Then, it’s time. You either attach your files to an email, or you make a run to the post office, planting a good luck kiss on the back of the envelope. (And all the agents and editors reading this just said, "Eeewwww.")

And, then, you wait—anywhere from four weeks to twelve months. Although, I’ve received a response to an email query as quickly as three hours after an email submission. (You don’t want one of those.) It’s no secret. Most agents and editors tell you right up front how long you can expect to wait.* So, now what do you do? Here are a few suggestions.

Top Ten Things to Do While Waiting for a Query Response

10. Clean out the garage (attic, storage closet, trunk of the car). Who knows—you may stumble upon the manuscript you were sure would never go anywhere, the one you stuffed into a drawer in total disgust, and discover it’s not nearly as bad as you thought.

9. Walk the dog (from Pittsburgh to San Francisco—and back.)

8. Join a book club and read a novel (or four or six or ten.)

7. Start an exercise program. (By the time you get that call, you’ll be a mere shadow of your former self.)

6. Have a baby. (Go ahead. There’s time.)

5. Potty train your toddler (see number 6.)

4. Wean yourself off caffeine. (Okay, so let’s not get carried away.)

3. Read the latest ‘how to write a novel’ book, and then make a list of all the things wrong with the one you just submitted.

2. Have a nervous breakdown (refer back to number 3.)

And the number one thing to do while waiting for a query response:

1. Write another book!

But look on the bright side--the agent and/or editor has waited for six months to two years while you wrote the book!

*Disclaimer: No agents or editors were consulted about this timeframe. Every writer’s experience will differ. It is this author’s belief that agents and editors do their very best to respond in a timely manner. Really.

Saturday, September 8, 2007

Keeping the Fire Burning

If you're a writer, you know that burning passion that sweeps over you as you put words on a page, as characters come to life beneath your fingers, as worlds take shape in your head.

But what happens when the fire dies? Now, I don't particularly believe in writer's block. But I know from personal experience that the fire can burn down to a few glowing embers. I know that, "Oh, my God" moment of thinking it's all over. I'm not a writer, after all. I just got lucky for a while.

So, what do we do to keep the fire burning, to keep that flame alive? I know what I do. I write. I write anything--a letter, an essay to express my frustration with the cable company, a short-story I know I'll never publish, a journal entry about my fear of losing the fire.

It's primitive, this thing with fire. Ever since someone, eons ago, picked up two rocks and struck them together, watching the spark flare in dry grass and become something so vital.

It's like that for us. We strike words against one another, rub them till they're white hot, watch for that spark. You never know exactly when it's going to happen, and it's a thrill each time it does.

If you've ever camped out, you know the fire dies down in the night. You have to feed it, coax it with a gentle breath, protect it from whatever will dampen it, nurture it along until it flares again.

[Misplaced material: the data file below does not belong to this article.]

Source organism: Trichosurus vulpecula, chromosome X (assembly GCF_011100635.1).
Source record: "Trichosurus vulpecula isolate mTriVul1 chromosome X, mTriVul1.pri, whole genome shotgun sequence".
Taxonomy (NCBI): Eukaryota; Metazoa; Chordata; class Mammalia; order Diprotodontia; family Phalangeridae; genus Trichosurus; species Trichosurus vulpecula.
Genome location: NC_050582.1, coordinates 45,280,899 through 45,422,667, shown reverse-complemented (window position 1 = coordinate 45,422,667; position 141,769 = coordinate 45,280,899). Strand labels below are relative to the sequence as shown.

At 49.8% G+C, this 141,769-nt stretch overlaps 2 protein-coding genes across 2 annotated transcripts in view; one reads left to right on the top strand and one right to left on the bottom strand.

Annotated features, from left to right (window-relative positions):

You d0 what you must to keep the fire burning, to keep that passion alive--the passion to create, to bring a smile to a reader's face, to touch a heart that's felt the same pain your character feels, to find hope in the world you create.

Now, go--write something!


Thursday, September 6, 2007

Another Step Forward

I am a writer. When I set the first words of my first book into type just four years ago, I never imagined becoming a published author. I just wanted to find out if I could write a book, start to finish, and create a story that caught anyone's interest. A few friends read the story and encouraged me to publish. Ah, but where to start?

I talked with other authors, submitted to agents and got a fair share of, "It's just not what I'm looking for right now" letters. Then I found a publisher (Wings ePress, Inc. who wanted to put my work into print. Now I needed a website. Something through which to make myself known and promote my work. I don't speak computer-ese. My critique partners will tell you I sometimes struggle with English.

But, I forged ahead and managed to create a web page ( that I've now redesigned (over and over). You know how that goes. You go in, planning to make one tiny change, add one little link. The next thing you know, your 'page' is four pages, includes your book cover, excerpts, reviews, and links to every other author and publisher you know. Okay, so I'm proud of my accomplishments. The book? Oh, yeah, that too. But navigating the web and creating a site. Now that was a rush.

Most of my friends have blogs. I swore I would NEVER have a blog. They seem too self-serving. They present the risk of revealing too much of one's personal life without an awareness of boundaries. The name alone sounds like someone spitting out a taste of something spoiled.

Okay, so I'm eating my own words here. The truth is--a blog can be self-serving. Self-promoting. (And a writer must be those things.) The truth is--a blogger has to be aware of and sensible about boundaries and what they post for all the world to see. I can do this. And the name--blog. Well--it is what it is.

My posts will center, primarily, around writing, in all its aspects. Writing and publishing are serious businesses, but not without a good share of humor. I'll introduce you to my writing and, hopefully, to some of my writing companions.

So, here I am, taking another step forward into the twenty-first century. Thanks for joining me.